Note first that the high-level rule connecting warrant and belief has familiar counter-examples if it is construed as an unqualified, exceptionless requirement. Fred may have overwhelming evidence, hence overwhelmingly sufficient warrant, for believing he has a terminal illness that will carry him off in a month. But given what we know about the role of the mind in physical healing, it might well be prudent for Fred to believe with all his heart that he will get better, perhaps even suppressing all knowledge of the evidence against. Gina, faced with a torrent of evidence that her vote makes no difference to who ends up governing her, might still permissibly believe that it does, if so believing is a spur to her continued involvement in political activity. People rarely go through a conscious process beginning with the thought that a belief is wholly unjustified and concluding with the resolution to hold it anyway because of its utility. This does not imply that the process is irrational. It can be prudent; it can even be morally respectable. We should, of course, tread very carefully when it comes to these sorts of belief, and in no way think that they are more than an exception to a general rule. Categorising them and providing rules for when epistemically unjustified beliefs might be morally or prudentially justified is an important general exercise which I cannot explore here. Still, by focusing on rules for the judgment of others we can flesh out one class of belief where exceptions to the general rule of proportionality make an appearance.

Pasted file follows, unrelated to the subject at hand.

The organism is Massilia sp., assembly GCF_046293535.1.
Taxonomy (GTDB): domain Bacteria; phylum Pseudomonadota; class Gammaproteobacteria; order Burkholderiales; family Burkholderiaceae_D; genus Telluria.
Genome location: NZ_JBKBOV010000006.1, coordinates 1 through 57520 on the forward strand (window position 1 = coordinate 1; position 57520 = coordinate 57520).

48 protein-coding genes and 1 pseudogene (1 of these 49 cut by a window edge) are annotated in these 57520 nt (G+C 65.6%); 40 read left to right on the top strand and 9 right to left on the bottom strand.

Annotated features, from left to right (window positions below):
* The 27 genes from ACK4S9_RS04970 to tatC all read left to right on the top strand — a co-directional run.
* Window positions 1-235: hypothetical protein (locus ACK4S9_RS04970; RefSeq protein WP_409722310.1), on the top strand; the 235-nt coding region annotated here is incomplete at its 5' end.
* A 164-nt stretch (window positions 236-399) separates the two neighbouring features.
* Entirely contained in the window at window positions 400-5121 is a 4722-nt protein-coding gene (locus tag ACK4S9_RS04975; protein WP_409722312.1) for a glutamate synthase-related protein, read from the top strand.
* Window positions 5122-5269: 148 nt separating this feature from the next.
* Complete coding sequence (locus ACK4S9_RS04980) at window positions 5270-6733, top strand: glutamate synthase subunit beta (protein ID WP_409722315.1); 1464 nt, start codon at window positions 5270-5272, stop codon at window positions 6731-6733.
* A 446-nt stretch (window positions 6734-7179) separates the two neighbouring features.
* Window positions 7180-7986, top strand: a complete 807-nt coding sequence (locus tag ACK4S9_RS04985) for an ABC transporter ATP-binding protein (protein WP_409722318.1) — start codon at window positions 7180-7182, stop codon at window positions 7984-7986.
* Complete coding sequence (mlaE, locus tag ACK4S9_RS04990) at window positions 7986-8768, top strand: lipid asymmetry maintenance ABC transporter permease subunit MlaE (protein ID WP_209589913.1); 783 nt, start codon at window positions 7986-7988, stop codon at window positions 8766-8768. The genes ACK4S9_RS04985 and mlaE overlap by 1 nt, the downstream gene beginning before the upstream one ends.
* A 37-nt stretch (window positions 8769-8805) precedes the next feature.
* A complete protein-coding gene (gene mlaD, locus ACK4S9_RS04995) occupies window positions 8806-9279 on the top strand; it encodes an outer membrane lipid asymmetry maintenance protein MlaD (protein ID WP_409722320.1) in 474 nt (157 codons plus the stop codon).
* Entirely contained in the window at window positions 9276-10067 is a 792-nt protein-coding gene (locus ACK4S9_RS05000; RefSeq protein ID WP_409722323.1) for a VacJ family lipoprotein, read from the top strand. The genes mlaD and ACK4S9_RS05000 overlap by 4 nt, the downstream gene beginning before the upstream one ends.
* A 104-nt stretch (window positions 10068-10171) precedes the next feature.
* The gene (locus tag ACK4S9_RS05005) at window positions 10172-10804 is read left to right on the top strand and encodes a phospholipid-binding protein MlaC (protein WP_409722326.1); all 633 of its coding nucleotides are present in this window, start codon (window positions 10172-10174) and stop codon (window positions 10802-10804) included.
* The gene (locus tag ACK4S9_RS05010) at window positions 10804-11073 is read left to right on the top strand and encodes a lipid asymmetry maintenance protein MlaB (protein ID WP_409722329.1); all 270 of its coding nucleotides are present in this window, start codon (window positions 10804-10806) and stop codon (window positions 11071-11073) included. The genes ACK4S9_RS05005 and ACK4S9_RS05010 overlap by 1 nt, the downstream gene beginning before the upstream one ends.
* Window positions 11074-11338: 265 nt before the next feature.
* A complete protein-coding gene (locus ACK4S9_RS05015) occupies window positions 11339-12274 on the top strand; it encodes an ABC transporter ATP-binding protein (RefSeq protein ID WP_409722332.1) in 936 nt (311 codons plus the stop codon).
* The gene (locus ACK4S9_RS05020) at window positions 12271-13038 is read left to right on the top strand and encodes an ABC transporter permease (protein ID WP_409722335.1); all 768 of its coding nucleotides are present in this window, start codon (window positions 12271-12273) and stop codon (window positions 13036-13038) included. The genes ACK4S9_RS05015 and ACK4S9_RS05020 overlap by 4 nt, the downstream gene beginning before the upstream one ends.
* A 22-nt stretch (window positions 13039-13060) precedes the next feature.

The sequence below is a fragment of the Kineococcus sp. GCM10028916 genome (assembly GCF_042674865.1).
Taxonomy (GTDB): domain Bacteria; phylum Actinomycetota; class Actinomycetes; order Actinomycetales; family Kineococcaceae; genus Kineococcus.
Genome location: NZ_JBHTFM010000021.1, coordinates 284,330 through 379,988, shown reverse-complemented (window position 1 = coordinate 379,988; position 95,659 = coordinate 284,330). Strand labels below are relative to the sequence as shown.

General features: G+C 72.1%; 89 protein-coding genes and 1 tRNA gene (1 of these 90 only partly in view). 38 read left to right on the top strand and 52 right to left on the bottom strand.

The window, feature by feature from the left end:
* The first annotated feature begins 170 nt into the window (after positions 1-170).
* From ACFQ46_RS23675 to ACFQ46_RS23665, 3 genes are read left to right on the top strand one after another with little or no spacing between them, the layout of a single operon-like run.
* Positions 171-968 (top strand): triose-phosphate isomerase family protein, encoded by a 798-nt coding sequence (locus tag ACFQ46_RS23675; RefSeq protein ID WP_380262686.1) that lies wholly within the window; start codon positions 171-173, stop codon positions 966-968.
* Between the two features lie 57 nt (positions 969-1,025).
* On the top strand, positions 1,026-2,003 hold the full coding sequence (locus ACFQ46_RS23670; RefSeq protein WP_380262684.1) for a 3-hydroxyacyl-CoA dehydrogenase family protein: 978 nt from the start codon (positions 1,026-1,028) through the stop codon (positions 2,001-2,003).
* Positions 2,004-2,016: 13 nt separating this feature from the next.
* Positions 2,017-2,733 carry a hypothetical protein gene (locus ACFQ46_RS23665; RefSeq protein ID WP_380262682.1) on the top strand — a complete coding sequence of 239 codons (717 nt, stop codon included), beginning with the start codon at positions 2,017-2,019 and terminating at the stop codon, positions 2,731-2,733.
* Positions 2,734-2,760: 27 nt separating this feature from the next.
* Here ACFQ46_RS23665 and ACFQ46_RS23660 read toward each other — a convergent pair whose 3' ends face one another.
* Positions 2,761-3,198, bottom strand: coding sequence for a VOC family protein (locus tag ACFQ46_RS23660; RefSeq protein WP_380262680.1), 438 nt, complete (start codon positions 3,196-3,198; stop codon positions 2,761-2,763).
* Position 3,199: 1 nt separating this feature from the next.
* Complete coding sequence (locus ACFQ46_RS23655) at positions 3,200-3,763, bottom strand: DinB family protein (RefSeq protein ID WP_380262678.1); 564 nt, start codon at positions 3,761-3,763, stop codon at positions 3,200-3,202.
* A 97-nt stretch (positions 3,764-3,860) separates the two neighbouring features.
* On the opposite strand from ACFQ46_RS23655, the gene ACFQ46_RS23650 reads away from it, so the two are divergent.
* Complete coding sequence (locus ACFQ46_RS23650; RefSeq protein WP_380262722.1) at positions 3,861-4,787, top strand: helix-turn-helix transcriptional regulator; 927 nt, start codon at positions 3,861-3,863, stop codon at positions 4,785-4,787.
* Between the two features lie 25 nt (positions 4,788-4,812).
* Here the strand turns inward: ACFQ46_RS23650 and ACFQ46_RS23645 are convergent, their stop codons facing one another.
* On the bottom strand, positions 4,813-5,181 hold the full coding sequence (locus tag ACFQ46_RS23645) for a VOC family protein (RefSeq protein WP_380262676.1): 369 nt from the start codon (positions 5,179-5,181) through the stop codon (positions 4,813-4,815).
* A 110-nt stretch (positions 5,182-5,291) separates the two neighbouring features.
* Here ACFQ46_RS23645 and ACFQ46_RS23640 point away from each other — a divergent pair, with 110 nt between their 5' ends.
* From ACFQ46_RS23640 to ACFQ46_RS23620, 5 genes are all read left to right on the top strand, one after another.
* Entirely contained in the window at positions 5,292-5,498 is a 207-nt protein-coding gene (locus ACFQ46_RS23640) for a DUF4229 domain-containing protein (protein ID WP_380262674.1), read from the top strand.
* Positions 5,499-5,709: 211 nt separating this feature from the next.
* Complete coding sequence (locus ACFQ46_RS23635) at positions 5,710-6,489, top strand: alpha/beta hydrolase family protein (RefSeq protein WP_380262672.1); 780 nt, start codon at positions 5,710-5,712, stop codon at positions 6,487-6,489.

The heart of the problem in working out rules of judgment is the tension between, on the one hand, the intellectual virtue of judging according to evidence, with all the usefulness that entails, and on the other the moral virtue of being charitable toward other people, with all the usefulness that entails. Note a couple of important points. One: in no way do I mean to reduce either virtue to its utility. Rather, there are two components, on either side of the line of tension, to the overall case for devising the right sorts of rule—something virtuous in itself, and something useful. Two: in no way do I mean to separate moral from non-moral components to the question. I take the provision of rules for judgment to be a moral issue—how we ought to judge, where the ‘ought’ is a moral one. The considerations going to its resolution are themselves moral. Exercising one’s intellect in a rational way, i.e. cultivating an intellectual virtue, is itself a moral activity, just like preserving and promoting one’s health. The utility of doing so, at least for a large part, involves various personal and social goods connected with the harmonious negotiation of the world and peaceful social relations. Exercising charity is a moral activity, and there is a large moral component to the various goods that follow from it as well.